I know most of you won’t care about this, but if you own one of HP’s marvelous little servers this is useful information.
I have two of these devices in my office. They are reminiscent of the old HP Home Servers, except much more solidly built. They are quiet, have four easy-to-access SATA drive bays, and at a list price of approximately $350 are quite affordable. If you’re a patient buyer it’s possible to find this model or its successor, the ProLiant MicroServer N54L, on sale for under $300. (I paid $250 each for mine, in 2012.)
For the past year, one of my microservers has been running Windows 8 (acting mostly as a media file server) and the other has been running Windows Server 2012 Essentials, performing backups and acting as a business file server and remote gateway.
After the RTM releases of Windows 8.1 and Server 2012 Essentials R2 became available, I tried upgrading both machines—and failed miserably. The upgrades went OK until the first boot, after which the system hung and refused to complete installation. I applied every update I could find, with no luck. So even as I upgraded every other Windows device in sight, these two remained stuck on last year’s software.
As it turns out, I wasn’t alone. This thread on Microsoft’s support forums turned up multiple examples of people who had been burned by the issue. I found some more on Twiiter, and lots more in this thread on the Home Server Show forums.
The problem was related to the built in network adapter on the microserver, whose firmware was giving the Windows updaters fits. And the only way to complete the installation was to disable the network card and replace it with an external adapter in one of the server’s two cramped expansion slots.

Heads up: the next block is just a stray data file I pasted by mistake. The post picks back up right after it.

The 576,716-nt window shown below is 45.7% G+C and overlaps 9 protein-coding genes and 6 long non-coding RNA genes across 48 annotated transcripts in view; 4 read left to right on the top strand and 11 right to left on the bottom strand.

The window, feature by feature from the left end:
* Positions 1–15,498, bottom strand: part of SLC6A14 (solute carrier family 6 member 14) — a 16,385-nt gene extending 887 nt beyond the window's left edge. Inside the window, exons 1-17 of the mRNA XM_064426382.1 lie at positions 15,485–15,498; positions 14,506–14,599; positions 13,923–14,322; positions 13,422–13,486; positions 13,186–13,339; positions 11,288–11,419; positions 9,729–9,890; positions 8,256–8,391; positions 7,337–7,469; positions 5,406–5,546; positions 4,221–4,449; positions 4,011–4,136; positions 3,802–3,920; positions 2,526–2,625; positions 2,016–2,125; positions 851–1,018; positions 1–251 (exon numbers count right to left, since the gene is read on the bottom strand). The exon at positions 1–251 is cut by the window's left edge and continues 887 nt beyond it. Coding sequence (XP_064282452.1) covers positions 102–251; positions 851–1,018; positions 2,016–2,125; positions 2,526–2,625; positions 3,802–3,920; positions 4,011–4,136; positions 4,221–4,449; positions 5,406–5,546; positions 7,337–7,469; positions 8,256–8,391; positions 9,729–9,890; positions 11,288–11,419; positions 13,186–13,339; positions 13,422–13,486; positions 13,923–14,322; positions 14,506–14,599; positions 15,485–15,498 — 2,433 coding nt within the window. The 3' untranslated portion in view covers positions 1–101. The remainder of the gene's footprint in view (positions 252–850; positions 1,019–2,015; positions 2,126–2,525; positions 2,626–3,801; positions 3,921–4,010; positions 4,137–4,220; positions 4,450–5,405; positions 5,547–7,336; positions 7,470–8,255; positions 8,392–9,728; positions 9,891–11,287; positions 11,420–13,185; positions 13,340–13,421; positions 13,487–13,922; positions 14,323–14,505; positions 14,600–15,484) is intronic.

So, good news: there’s a fix available now, in the form of a firmware upgrade from HP.
If you have one of these servers, download the System ROMPaq Firmware Upgrade for HP ProLiant MicroServer (For USB Key-Media) and copy it to a local folder. Run the executable file SP64420.exe, plug in a blank USB key (it doesn’t have to be big), and launch the HP USB Key Setup Creation Utility. You can then boot the server from that key to flash the firmware.
I can confirm from personal experience that this works. And I should probably write up my experiences with both hardware/software combos someday..
3 thoughts on “A fix for installation problems on the HP ProLiant MicroServer N40L”
I ran in to this exact problem on my N54L before there was a firmware update.
The experience and process was a royal PITA, which should never have occurred. I wasted lots of time and effort “upgrading” from WS12 Essentials to R2.
After I finally determined why the install was stalling at “Getting your devices ready 83%”, I had do the following to get my system working:
Disable the built-in Ethernet adapter via BIOS
Install WS12R2 Essentials
Attach a USB Ethernet adapter,
Figure out how to get the USB’s driver onto the N54L,
which was more difficult than you or I would imagine.
Connect to the Internet
Afterwards, I bought and installed an inexpensive, dual-port, gigabit Ethernet PCIe card.
Silver Lining: If I want I can now use my box as a front-end to my domain protecting my workstations from attaching directly to the router because of the dual Ethernet ports.
Thanks for the post, even if it is too late to help me.
Good one Ed..
Ed, this isn’t directly related to the HP server but I have a question about R2 Essentials. Do you happen to use the O365 Integration Service to connect to an O365 account? Would you characterize it as ADFS “lite”?